Two parallel lines – fantasy finally meets reality as Anamika Khanna gives the bride a touch of her phantasmagoricthought process, which crosses the style Rubicon
By Asmita Aggarwal
She understands luxury like few others in a fashion world which has been saturated with bridal lehengas with zardosi, so when Anamika Khanna showcases an installation in Kolkota she unleashes a slew of trends which are in keeping with the royal Indian ethos, albeit with a global embrace.
Inspired by the ‘world’, where fashion is not viewed through a microscopic lens, rather it is free-flowing, Anamika’s Luxury 2014, part of the India Couture Week extravaganza was a delight for all your five senses.
The visual treat, which amalgamated the rustle of silk organzas with the diaphanous quality of her drape-y dhotis and capes, shrugs and caplets, a constant in her 15-year-journey she proved that being a non-conformist actually is all about raising the proverbial bar but it should be like a “gentle caress and not a grab”.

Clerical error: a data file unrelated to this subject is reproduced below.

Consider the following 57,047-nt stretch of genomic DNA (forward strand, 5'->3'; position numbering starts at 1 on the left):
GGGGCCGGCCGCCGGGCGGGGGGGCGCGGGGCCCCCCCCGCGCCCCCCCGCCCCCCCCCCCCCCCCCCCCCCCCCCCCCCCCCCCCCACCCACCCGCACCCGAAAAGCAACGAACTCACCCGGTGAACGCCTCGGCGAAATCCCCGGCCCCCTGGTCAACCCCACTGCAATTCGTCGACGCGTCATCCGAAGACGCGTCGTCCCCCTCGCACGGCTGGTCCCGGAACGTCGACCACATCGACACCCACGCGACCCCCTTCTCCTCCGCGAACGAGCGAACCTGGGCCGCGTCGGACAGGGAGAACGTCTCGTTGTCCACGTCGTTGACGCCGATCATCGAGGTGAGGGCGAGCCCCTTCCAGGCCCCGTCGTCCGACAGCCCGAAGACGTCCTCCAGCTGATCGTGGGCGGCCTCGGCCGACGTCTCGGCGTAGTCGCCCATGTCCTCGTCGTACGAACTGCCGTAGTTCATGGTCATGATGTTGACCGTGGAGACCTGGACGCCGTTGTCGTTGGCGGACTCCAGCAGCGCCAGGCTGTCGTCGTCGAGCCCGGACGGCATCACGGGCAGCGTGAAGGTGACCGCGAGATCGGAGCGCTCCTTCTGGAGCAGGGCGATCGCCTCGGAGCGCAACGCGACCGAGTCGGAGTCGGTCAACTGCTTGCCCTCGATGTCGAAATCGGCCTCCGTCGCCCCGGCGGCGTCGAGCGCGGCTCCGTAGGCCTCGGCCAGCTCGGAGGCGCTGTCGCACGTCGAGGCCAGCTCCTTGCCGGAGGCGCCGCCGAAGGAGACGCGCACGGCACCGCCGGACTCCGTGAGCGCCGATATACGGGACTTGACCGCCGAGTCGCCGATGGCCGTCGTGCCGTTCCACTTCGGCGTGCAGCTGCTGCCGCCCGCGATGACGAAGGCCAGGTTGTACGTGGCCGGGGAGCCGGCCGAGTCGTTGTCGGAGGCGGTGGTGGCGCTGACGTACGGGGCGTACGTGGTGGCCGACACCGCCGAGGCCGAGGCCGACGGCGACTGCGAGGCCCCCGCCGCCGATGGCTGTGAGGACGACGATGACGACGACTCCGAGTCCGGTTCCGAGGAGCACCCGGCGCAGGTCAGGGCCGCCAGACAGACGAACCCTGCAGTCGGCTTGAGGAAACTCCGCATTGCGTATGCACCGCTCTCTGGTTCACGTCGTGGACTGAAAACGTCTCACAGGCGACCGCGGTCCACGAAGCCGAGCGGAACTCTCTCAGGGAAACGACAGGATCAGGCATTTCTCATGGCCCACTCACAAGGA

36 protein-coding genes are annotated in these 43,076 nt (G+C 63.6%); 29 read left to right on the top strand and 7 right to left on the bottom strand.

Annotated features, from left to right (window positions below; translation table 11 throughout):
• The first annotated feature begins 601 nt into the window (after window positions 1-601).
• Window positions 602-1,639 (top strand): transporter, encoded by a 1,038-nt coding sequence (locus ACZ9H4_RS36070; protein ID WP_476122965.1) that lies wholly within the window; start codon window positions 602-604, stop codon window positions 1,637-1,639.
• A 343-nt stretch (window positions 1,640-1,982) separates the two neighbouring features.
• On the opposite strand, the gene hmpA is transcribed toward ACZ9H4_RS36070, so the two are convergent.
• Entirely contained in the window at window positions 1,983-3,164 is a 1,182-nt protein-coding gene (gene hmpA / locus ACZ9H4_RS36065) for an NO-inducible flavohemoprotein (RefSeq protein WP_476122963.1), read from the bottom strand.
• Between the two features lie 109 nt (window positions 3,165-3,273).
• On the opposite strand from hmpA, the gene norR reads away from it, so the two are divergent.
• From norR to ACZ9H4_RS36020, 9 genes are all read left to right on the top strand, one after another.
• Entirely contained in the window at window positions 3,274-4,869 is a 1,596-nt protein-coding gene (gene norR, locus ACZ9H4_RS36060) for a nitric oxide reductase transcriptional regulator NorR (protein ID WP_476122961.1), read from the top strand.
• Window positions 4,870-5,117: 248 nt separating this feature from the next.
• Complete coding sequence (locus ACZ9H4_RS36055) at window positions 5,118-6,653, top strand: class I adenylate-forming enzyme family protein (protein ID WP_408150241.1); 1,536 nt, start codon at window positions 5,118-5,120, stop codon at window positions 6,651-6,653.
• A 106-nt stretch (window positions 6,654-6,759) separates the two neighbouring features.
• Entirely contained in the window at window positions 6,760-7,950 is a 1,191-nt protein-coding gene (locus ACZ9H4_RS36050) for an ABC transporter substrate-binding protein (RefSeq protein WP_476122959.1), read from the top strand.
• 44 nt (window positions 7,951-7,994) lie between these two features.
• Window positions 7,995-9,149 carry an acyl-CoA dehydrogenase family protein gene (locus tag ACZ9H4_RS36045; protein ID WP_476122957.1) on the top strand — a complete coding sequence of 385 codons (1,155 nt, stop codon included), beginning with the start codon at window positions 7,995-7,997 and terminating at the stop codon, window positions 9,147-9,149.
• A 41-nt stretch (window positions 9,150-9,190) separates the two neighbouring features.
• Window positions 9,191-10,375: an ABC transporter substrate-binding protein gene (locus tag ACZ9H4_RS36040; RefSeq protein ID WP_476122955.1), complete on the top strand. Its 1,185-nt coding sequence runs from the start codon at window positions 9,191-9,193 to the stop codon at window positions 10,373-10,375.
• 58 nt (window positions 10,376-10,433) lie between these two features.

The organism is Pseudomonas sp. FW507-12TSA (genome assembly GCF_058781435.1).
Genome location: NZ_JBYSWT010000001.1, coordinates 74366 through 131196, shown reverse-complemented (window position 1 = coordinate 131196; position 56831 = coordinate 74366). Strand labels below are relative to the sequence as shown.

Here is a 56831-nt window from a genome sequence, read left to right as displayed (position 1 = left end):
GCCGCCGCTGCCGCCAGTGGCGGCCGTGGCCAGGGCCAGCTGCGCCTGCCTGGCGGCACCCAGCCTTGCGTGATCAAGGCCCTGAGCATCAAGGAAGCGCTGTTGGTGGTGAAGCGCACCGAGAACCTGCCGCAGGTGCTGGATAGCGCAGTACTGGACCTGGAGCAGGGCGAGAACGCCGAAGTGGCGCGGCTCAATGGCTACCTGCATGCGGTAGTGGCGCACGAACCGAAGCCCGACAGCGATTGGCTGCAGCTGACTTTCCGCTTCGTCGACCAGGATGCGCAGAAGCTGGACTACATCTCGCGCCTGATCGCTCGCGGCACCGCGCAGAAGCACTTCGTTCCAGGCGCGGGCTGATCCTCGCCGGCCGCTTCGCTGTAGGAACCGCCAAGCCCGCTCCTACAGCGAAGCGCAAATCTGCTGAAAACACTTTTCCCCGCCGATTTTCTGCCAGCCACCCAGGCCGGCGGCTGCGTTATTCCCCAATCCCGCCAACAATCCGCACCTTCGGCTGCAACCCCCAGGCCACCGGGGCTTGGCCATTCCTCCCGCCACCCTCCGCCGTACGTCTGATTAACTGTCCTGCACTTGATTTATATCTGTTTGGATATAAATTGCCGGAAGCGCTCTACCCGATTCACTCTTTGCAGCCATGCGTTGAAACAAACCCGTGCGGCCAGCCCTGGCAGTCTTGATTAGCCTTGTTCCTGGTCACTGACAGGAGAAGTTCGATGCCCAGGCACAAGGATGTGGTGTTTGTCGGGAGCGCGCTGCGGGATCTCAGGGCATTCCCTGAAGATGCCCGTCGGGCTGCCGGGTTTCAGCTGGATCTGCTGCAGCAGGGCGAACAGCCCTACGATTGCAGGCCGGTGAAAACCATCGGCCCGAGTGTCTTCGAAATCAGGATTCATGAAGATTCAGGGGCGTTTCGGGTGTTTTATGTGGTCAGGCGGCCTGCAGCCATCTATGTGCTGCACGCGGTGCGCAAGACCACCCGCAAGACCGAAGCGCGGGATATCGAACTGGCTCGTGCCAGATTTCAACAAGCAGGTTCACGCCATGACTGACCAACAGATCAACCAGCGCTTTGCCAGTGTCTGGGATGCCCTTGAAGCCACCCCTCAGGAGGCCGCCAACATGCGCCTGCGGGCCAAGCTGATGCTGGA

“Nothing started as what we had planned, so if you ask me for sketches I won’t have any, as it has been altered, over and over again according to what I considered a modern bride would want—edgy silhouettes with laborious, ancient craft techniques,” she smiles, with her twin boys in attendance giving her all the support that she needs on her big day.
Dressed in her two loves—–a dhoti dress and a sheer cape, Anamika innovatively interspersed French knots with twisted cords to offer unrestrained opulence, but in her own silent way, without anything in her pieces being overpowering, keeping the wearer’s personality intact. “I think, the need of the hour is versatility, so the ostensible simple looking capes come with fully worked on backs, making the embroidery, area-specific,” she explains.
Her Outram Street store, near the lavish Taj Bengal, was bursting at the seams with fans, who had come to get a taste of Anamika’s unmistakable aesthetic as she played with tone-on-tone embroidery. Vintage was the tale that she hoped to tell, with her own interpretation of trousseau which was minus any backless cholis, but had heady floral patterns and Victorian zari collars which added soul to each hand sewn ensemble.
“I have done colour this time, so you will see lots of brights, but I have mixed them up by adding layers, without making anything too tight or revealing, so that nothing looks as if it is trying too hard to impress,” she says.